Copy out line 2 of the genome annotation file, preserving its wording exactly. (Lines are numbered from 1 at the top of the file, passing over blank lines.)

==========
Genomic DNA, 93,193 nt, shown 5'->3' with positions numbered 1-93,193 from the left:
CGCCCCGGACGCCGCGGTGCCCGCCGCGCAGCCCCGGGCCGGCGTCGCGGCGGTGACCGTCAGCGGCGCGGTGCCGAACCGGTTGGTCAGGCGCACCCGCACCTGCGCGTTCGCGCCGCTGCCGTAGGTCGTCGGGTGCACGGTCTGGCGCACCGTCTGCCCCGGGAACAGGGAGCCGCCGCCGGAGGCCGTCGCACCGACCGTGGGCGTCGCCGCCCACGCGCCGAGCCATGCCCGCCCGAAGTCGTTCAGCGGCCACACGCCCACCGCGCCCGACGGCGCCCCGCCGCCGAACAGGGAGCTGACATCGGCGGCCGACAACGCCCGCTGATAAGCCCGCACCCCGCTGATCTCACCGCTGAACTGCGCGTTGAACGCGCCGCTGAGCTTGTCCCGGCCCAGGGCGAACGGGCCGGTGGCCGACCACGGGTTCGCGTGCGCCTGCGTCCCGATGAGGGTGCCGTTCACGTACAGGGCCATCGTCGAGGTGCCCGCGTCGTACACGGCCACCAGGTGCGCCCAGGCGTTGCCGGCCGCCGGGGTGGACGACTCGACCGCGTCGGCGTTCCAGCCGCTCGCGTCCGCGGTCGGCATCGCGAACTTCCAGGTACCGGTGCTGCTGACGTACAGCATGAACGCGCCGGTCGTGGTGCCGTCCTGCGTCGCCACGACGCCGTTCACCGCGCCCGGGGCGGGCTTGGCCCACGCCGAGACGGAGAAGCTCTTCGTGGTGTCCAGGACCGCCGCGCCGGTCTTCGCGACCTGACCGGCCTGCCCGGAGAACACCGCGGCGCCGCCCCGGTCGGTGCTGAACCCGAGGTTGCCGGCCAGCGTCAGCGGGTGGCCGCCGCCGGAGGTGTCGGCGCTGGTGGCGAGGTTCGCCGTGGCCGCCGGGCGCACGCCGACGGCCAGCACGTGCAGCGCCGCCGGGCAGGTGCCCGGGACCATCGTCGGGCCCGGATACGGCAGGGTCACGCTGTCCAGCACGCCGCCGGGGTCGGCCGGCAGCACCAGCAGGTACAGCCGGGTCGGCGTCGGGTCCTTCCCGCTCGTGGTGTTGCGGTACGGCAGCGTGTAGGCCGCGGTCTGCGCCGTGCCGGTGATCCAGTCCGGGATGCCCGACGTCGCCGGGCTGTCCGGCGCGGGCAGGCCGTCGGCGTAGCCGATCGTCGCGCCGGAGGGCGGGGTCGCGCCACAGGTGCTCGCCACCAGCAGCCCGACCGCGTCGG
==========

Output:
CGCCCCGGACGCCGCGGTGCCCGCCGCGCAGCCCCGGGCCGGCGTCGCGGCGGTGACCGTCAGCGGCGCGGTGCCGAACCGGTTGGTCAGGCGCACCCGCACCTGCGCGTTCGCGCCGCTGCCGTAGGTCGTCGGGTGCACGGTCTGGCGCACCGTCTGCCCCGGGAACAGGGAGCCGCCGCCGGAGGCCGTCGCACCGACCGTGGGCGTCGCCGCCCACGCGCCGAGCCATGCCCGCCCGAAGTCGTTCAGCGGCCACACGCCCACCGCGCCCGACGGCGCCCCGCCGCCGAACAGGGAGCTGACATCGGCGGCCGACAACGCCCGCTGATAAGCCCGCACCCCGCTGATCTCACCGCTGAACTGCGCGTTGAACGCGCCGCTGAGCTTGTCCCGGCCCAGGGCGAACGGGCCGGTGGCCGACCACGGGTTCGCGTGCGCCTGCGTCCCGATGAGGGTGCCGTTCACGTACAGGGCCATCGTCGAGGTGCCCGCGTCGTACACGGCCACCAGGTGCGCCCAGGCGTTGCCGGCCGCCGGGGTGGACGACTCGACCGCGTCGGCGTTCCAGCCGCTCGCGTCCGCGGTCGGCATCGCGAACTTCCAGGTACCGGTGCTGCTGACGTACAGCATGAACGCGCCGGTCGTGGTGCCGTCCTGCGTCGCCACGACGCCGTTCACCGCGCCCGGGGCGGGCTTGGCCCACGCCGAGACGGAGAAGCTCTTCGTGGTGTCCAGGACCGCCGCGCCGGTCTTCGCGACCTGACCGGCCTGCCCGGAGAACACCGCGGCGCCGCCCCGGTCGGTGCTGAACCCGAGGTTGCCGGCCAGCGTCAGCGGGTGGCCGCCGCCGGAGGTGTCGGCGCTGGTGGCGAGGTTCGCCGTGGCCGCCGGGCGCACGCCGACGGCCAGCACGTGCAGCGCCGCCGGGCAGGTGCCCGGGACCATCGTCGGGCCCGGATACGGCAGGGTCACGCTGTCCAGCACGCCGCCGGGGTCGGCCGGCAGCACCAGCAGGTACAGCCGGGTCGGCGTCGGGTCCTTCCCGCTCGTGGTGTTGCGGTACGGCAGCGTGTAGGCCGCGGTCTGCGCCGTGCCGGTGATCCAGTCCGGGATGCCCGACGTCGCCGGGCTGTCCGGCGCGGGCAGGCCGTCGGCGTAGCCGATCGTCGCGCCGGAGGGCGGGGTCGCGCCACAGGTGCTCGCCACCAGCAGCCCGACCGCGTCGG